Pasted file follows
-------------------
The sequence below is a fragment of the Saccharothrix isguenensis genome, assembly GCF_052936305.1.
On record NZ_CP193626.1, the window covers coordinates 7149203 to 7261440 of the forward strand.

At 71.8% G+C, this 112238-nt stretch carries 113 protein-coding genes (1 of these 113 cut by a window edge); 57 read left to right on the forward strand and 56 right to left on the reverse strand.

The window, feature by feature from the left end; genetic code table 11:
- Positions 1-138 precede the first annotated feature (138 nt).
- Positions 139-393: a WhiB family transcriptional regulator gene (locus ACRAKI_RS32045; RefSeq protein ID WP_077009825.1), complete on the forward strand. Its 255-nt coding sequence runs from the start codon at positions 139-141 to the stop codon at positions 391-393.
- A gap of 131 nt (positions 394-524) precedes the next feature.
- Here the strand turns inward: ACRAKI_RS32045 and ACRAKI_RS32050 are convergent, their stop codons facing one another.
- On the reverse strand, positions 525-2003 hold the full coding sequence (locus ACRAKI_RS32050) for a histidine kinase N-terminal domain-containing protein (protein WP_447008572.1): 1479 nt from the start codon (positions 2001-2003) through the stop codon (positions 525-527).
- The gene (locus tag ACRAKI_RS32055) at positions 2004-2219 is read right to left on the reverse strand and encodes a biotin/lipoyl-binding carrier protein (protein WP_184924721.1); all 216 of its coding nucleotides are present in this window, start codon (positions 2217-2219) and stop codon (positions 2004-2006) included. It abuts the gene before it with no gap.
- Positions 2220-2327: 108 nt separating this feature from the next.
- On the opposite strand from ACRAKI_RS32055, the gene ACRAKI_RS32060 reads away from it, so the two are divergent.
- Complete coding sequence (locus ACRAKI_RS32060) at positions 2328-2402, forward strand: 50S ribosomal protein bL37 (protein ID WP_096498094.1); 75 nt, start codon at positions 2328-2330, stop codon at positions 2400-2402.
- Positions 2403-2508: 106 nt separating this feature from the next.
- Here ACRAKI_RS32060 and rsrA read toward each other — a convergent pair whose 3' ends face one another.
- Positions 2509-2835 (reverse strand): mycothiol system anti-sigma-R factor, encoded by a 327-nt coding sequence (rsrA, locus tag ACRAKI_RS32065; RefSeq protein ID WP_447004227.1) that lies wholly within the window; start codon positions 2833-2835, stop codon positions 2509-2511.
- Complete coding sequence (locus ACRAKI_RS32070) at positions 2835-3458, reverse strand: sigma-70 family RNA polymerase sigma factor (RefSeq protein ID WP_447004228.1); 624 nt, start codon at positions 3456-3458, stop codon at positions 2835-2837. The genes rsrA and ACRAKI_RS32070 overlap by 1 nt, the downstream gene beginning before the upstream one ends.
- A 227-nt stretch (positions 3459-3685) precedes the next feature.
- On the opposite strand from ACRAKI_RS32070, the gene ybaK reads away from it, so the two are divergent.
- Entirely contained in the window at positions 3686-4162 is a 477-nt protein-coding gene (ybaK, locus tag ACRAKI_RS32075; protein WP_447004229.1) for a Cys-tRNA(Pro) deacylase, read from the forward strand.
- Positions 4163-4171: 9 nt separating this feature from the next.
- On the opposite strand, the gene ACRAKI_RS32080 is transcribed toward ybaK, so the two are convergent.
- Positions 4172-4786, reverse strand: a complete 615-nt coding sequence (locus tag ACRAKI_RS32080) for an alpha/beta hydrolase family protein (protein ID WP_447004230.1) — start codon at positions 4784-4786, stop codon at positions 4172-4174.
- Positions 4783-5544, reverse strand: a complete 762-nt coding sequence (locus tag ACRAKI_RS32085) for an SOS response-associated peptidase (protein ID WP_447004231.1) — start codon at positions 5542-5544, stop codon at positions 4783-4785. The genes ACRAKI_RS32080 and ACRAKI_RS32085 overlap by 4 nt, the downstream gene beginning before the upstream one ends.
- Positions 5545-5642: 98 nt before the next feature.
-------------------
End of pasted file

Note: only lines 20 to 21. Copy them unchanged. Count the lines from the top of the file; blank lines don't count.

- Entirely contained in the window at positions 3686-4162 is a 477-nt protein-coding gene (ybaK, locus tag ACRAKI_RS32075; protein WP_447004229.1) for a Cys-tRNA(Pro) deacylase, read from the forward strand.
- Positions 4163-4171: 9 nt separating this feature from the next.